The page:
I took the boys last night to see Chronicles of Narnia: The Lion, the Witch and the Film Franchise We Hope Will Be a Cash Machine Like Harry Potter.

Collier Chronicles of Narnia boxed setThe film's a wonderfully realized vision of the book, at least through my hazy recollection of tearing through all seven novels 25 years ago in the Collier boxed set, which I've kept all of these years. But the logic of the C.S. Lewis novel makes less sense than it did when I was a child.

I don't care if they're just a bunch of dissident animals and sympathetic creatures from British folklore. They should have more sense than to create a system of government dependent upon the accidental arrival of children who will serve as monarchs without a clear line of succession.

Even worse, Narnia relies on these minors for military leadership and front-line combat, sending them into battle against such opponents as this giant minotaur.

As a child, I thought it made perfect sense for Peter, Susan, Edmund and Lucy to be equipped with swords, bows and chainmail the moment they acquiesce to the beaver's badgering and agree to overthrow the White Witch.

The second time around, I was a bit squeamish when Santa Claus showed up unexpectedly and gave Lucy two Christmas presents: a dagger and a potion to heal mortal wounds.

Santa's only word of advice before he takes his leave of the six-year-old and the rest of her newly armed siblings? "Battles are ugly affairs."

-- Rogers Cadenhead

Comments

I think that's just a general problem with children's literature; if you put a child in the story for children to identify with, said children will end up doing things that we'd find horrifying in real life.

See also: Harry Potter. (Especially the last movie, Goblet of Fire. I don't recall if it was explained away in the book, I can faintly understand the idea that Harry was obligate to participate, but why couldn't he "participate" by sitting down when the starting gun goes off, or, in the last challenge, immediately firing off the red "get me the hell out of here" sparks?) The Wrinkle in Time series. Heck, the majority of Young Adult fantasy/sci-fi books, which all of these are.


 

I am just waiting for disney to do onto C.L. Lewis what they did to Lewis Carroll and AA Milne.

Sigh


 

Damn, Santa never gave ME a magic potion for Christmas.


 

Yes, but this is true of a lot of (most?) drama. Remember the warning 'don't try this at home?' Take any action movie and consider how many times the -adult- characters do something that would get any mere mortal killed on the spot. Ok, there's the occasional prissy 'introspection of the soul' picture where no life-threatening adventures take place, but nobody with a Y chromosome bothers to watch those.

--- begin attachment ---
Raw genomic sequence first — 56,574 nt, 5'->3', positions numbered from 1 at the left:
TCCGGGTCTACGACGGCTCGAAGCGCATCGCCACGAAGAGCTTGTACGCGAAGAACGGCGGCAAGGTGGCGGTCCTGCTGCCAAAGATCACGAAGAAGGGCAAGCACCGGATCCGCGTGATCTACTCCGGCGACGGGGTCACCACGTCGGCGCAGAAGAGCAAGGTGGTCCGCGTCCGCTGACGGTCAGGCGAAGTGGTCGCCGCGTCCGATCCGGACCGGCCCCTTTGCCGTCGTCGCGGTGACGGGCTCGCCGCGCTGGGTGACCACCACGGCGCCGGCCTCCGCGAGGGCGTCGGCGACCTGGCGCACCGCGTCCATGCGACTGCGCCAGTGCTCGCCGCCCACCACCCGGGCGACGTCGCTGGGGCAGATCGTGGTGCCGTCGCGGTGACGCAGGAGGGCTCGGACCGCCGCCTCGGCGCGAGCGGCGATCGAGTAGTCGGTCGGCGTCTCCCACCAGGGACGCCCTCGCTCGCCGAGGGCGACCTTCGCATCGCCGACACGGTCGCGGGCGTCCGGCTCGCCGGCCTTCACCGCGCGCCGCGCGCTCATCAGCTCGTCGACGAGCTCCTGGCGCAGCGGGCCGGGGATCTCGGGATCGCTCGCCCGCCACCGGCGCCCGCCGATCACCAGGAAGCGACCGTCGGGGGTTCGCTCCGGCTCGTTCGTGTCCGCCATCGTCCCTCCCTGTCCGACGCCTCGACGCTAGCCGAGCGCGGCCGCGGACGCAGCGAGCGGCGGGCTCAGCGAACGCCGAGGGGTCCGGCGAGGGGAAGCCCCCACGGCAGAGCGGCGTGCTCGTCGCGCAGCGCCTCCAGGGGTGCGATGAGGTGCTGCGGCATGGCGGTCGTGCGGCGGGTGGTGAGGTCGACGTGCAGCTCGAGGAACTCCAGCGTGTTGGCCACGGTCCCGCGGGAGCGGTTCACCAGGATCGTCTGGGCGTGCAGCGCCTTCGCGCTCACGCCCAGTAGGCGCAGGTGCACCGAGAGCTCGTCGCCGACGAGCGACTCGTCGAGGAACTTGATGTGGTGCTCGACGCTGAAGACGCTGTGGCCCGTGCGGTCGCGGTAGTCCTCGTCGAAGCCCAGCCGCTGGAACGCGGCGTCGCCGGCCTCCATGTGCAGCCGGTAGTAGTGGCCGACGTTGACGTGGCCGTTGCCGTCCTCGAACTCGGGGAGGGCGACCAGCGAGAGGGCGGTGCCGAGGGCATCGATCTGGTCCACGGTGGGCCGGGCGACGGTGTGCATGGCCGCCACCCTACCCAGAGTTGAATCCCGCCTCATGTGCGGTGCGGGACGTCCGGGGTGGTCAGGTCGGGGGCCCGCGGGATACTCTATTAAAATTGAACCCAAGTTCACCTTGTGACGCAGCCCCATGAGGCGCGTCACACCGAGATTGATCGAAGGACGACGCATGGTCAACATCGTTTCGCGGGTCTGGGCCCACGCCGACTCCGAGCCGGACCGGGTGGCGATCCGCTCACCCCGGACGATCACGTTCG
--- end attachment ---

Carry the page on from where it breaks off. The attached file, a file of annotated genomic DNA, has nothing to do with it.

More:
That said, it can be more outrageous when kids are involved. I just watched The Polar Express for the first time. It's an incredible picture (and the 'performance capture' isn't nearly as creepy as the critics claimed last year). Still, there were plenty of times when I wondered why Hero Boy wasn't snuffed before he ever made it to the North Pole. And don't tell me it was all a dream you non-believing heathen.


 

I love Polar Express. I think it's the best perennial Christmas classic released since A Christmas Story.

I felt like that movie did a good job of establishing the fact that nothing bad would possibly happen to the kids onboard the train. Even in the most perilous circumstances, none of the children showed the slightest bit of fear or vulnerability.

In Narnia, on the other hand, the kids were absent parents, thrown into a strange place, and fumbling for their security. Lucy's first encounter with Mr. Tumnus, when he's lured the child to his home and fights the urge to hand her over to the White Witch, was a lot creepier than I expected.


 

I felt like that movie did a good job of establishing the fact that nothing bad would possibly happen to the kids onboard the train. Even in the most perilous circumstances, none of the children showed the slightest bit of fear or vulnerability.

To be honest I noticed that too. Nice observation. However, that may be from an adult's perspective. I'm not sure my 6 and 8 year olds saw it the same way. In any case, Tom Hanks is now my idol, after receiving Polar Express, Apollo 13, and From the Earth to the Moon Signature Edition all at the same time for Christmas.


 

I felt like that movie did a good job of establishing the fact that nothing bad would possibly happen to the kids onboard the train. Even in the most perilous circumstances, none of the children showed the slightest bit of fear or vulnerability.

I remember reading an interview with Neil Gaiman about writing for children, in which he said that adults often found his children's stories far scarier than children did. His theory was that adults (especially parents) get a visceral "child in danger" reaction to things a child just sees as an adventure.


 

You're an idiot.


 

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